Foraging for food, wolves would take more risks than dogs

London, Sep 2 (IANS) Wolves are consistently more prone to take risks when gambling for food than dogs, says a study on risk preferences in animals.

“We compared the propensity to take risks in a foraging context between wolves and dogs that had been raised under the same conditions,” said lead author Sarah Marshall-Pescini, post-doctoral student at the University of Vienna in Austria.

The study found that wolves prefer the risky option significantly more often than dogs.

When faced with the choice between an insipid food pellet and a fifty-fifty chance of either tasty meat or an inedible stone, wolves nearly always choose the risky option, whereas dogs are more cautious.

“This difference, which seems to be innate, is consistent with the hypothesis that risk preference evolves as a function of ecology,” Marshall-Pescini added.

In the study, the team let each of seven wolves and seven dogs choose 80 times between two upside-down bowls, placed side-by-side on a movable table-top.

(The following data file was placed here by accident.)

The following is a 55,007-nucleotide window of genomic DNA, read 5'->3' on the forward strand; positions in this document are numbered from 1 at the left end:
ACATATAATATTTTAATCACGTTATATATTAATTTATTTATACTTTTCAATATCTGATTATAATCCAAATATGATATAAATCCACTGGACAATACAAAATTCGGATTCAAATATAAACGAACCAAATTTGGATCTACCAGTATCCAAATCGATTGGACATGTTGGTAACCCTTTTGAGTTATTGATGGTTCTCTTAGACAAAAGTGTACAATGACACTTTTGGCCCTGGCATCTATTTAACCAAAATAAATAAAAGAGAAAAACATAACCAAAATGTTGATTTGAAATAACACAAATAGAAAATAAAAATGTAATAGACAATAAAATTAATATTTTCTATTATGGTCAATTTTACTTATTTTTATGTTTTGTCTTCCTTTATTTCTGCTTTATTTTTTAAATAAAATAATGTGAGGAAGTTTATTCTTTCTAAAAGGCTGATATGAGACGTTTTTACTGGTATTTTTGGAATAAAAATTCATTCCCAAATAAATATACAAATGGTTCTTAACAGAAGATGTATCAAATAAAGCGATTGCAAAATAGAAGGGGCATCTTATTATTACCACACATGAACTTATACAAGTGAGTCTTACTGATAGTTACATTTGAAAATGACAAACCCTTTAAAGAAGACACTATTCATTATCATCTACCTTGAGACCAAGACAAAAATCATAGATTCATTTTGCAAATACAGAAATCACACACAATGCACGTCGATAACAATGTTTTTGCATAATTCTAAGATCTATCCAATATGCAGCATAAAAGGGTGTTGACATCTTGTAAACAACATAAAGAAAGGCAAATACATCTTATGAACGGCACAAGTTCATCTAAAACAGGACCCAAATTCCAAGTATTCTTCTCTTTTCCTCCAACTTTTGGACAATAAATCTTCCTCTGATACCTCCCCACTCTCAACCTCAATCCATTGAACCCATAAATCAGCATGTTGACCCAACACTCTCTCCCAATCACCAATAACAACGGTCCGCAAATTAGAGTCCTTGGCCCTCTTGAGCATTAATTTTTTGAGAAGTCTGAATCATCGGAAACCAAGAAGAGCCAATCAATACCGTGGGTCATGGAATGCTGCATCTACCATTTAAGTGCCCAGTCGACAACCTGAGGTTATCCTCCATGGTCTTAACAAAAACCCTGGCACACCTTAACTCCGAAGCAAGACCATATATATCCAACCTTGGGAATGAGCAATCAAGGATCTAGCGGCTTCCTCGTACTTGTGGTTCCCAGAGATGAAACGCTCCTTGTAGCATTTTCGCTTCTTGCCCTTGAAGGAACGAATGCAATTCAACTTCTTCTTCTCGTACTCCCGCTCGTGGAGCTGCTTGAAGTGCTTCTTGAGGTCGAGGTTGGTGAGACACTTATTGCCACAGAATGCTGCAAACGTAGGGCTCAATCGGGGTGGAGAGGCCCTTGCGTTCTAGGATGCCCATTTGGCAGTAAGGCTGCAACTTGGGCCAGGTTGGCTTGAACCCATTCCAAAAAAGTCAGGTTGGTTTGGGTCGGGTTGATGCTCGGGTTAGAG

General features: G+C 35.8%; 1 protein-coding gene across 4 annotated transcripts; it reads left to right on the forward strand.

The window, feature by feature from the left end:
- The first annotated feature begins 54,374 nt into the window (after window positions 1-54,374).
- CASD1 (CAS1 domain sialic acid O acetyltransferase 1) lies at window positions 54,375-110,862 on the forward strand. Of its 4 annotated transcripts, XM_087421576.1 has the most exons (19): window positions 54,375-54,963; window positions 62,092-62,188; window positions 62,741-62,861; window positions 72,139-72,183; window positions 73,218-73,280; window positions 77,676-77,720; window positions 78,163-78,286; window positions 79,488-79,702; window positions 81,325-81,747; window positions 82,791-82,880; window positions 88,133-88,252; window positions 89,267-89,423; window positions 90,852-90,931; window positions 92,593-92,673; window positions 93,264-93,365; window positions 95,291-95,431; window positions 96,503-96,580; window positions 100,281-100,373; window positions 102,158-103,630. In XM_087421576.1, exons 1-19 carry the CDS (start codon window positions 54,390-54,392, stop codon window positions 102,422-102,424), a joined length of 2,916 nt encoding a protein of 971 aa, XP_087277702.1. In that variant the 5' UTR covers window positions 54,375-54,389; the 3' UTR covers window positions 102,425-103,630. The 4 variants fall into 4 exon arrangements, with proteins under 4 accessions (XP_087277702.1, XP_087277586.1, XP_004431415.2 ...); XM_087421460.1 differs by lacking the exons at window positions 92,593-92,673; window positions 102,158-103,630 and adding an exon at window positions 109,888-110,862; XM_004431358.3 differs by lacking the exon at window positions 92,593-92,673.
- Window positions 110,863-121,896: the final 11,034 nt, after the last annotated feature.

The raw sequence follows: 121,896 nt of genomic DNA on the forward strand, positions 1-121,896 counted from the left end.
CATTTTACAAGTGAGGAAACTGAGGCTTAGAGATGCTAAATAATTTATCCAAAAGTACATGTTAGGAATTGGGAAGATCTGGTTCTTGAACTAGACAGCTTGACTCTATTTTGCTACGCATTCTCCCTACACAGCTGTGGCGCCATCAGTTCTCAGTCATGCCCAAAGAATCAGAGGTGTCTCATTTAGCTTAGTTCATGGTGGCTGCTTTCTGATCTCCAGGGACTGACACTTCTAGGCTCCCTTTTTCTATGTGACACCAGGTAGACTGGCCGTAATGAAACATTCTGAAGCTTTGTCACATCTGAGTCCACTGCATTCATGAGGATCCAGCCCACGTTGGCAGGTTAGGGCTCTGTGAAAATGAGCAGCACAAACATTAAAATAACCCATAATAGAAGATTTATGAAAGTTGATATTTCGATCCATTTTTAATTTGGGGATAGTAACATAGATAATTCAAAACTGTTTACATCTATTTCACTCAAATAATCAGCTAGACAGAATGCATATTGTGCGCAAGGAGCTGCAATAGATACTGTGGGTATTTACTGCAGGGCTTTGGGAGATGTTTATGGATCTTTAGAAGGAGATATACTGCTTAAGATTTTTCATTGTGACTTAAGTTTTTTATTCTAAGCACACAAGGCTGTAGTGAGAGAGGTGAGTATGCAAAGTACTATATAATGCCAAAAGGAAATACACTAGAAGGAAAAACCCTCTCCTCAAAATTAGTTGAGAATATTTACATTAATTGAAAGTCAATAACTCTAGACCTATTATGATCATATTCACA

The animals had been trained to indicate the bowl of their choice with their paw or muzzle, after which they would receive the item that was hidden beneath it.

The team had taught the wolves and dogs that beneath the first bowl, the “safe” option, was invariably an insipid food pellet, while beneath the second bowl, the “risky” option, was either an inedible item, a stone, in a random 50 per cent of trials, and high-quality food, such as meat, sausage, or chicken, in the other 50 per cent.

As a control, the side for the “safe” and “risky” option changed between trials, but the animals were always shown which side corresponded to which option; whether they would get a stone or high-quality food if they chose the “risky” option was the only unknown.

Wolves chose the risky option in 80 per cent of trials, whereas dogs only did so in 58 per cent of trials, the researchers said, in the paper published in the journal Frontiers in Psychology.

Wolves depend on hunting for survival with a success rate of between 15 and 50 per cent, whereas free-ranging dogs (which make up 80 per cent of the world dog population), are largely scavengers specialised on human produce (i.e., a more geographically and temporally stable resource).

Dogs must have evolved a more cautious temperament after they underwent an evolutionary shift from their ancestral hunter lifestyle to their present scavenger lifestyle, which happened between 18,000 to 32,000 years ago when humans first domesticated dogs from wolves, the researchers stated.

Thus, dogs no longer need to take risks when searching for food, and this may have increased their preference to play safe, Marshall-Pescini noted.



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